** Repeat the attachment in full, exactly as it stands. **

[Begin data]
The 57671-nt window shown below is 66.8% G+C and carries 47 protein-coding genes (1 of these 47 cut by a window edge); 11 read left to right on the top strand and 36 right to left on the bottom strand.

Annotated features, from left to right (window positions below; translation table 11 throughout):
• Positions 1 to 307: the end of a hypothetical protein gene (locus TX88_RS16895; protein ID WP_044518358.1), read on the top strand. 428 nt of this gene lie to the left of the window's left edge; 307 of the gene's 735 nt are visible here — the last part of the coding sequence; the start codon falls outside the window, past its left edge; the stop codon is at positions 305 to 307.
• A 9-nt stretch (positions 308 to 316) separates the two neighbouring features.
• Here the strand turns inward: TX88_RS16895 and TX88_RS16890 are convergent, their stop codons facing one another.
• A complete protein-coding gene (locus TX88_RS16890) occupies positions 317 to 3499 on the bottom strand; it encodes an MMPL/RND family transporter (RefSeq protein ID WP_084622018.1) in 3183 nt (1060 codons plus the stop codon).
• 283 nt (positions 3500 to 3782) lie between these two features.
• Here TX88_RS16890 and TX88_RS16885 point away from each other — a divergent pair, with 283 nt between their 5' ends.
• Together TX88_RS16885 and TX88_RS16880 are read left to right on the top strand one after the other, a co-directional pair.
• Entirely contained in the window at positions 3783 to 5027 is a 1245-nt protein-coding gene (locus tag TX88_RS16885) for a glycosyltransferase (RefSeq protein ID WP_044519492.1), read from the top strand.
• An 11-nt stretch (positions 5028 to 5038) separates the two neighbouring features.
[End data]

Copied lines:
The 57671-nt window shown below is 66.8% G+C and carries 47 protein-coding genes (1 of these 47 cut by a window edge); 11 read left to right on the top strand and 36 right to left on the bottom strand.

Annotated features, from left to right (window positions below; translation table 11 throughout):
• Positions 1 to 307: the end of a hypothetical protein gene (locus TX88_RS16895; protein ID WP_044518358.1), read on the top strand. 428 nt of this gene lie to the left of the window's left edge; 307 of the gene's 735 nt are visible here — the last part of the coding sequence; the start codon falls outside the window, past its left edge; the stop codon is at positions 305 to 307.
• A 9-nt stretch (positions 308 to 316) separates the two neighbouring features.
• Here the strand turns inward: TX88_RS16895 and TX88_RS16890 are convergent, their stop codons facing one another.
• A complete protein-coding gene (locus TX88_RS16890) occupies positions 317 to 3499 on the bottom strand; it encodes an MMPL/RND family transporter (RefSeq protein ID WP_084622018.1) in 3183 nt (1060 codons plus the stop codon).
• 283 nt (positions 3500 to 3782) lie between these two features.
• Here TX88_RS16890 and TX88_RS16885 point away from each other — a divergent pair, with 283 nt between their 5' ends.
• Together TX88_RS16885 and TX88_RS16880 are read left to right on the top strand one after the other, a co-directional pair.
• Entirely contained in the window at positions 3783 to 5027 is a 1245-nt protein-coding gene (locus tag TX88_RS16885) for a glycosyltransferase (RefSeq protein ID WP_044519492.1), read from the top strand.
• An 11-nt stretch (positions 5028 to 5038) separates the two neighbouring features.